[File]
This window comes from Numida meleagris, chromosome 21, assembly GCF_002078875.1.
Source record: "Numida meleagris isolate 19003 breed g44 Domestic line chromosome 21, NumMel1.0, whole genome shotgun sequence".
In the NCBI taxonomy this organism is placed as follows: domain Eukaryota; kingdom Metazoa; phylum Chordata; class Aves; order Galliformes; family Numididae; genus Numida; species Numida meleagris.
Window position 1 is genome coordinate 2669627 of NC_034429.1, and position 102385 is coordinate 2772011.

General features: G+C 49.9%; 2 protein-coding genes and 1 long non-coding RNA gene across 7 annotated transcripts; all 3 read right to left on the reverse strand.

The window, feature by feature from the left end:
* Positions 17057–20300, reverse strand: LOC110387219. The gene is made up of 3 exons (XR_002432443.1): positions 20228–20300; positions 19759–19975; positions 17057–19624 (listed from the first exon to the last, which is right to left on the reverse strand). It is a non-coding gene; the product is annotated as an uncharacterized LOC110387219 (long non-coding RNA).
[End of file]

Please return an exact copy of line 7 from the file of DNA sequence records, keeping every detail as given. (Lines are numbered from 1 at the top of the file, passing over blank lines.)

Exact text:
* Positions 17057–20300, reverse strand: LOC110387219. The gene is made up of 3 exons (XR_002432443.1): positions 20228–20300; positions 19759–19975; positions 17057–19624 (listed from the first exon to the last, which is right to left on the reverse strand). It is a non-coding gene; the product is annotated as an uncharacterized LOC110387219 (long non-coding RNA).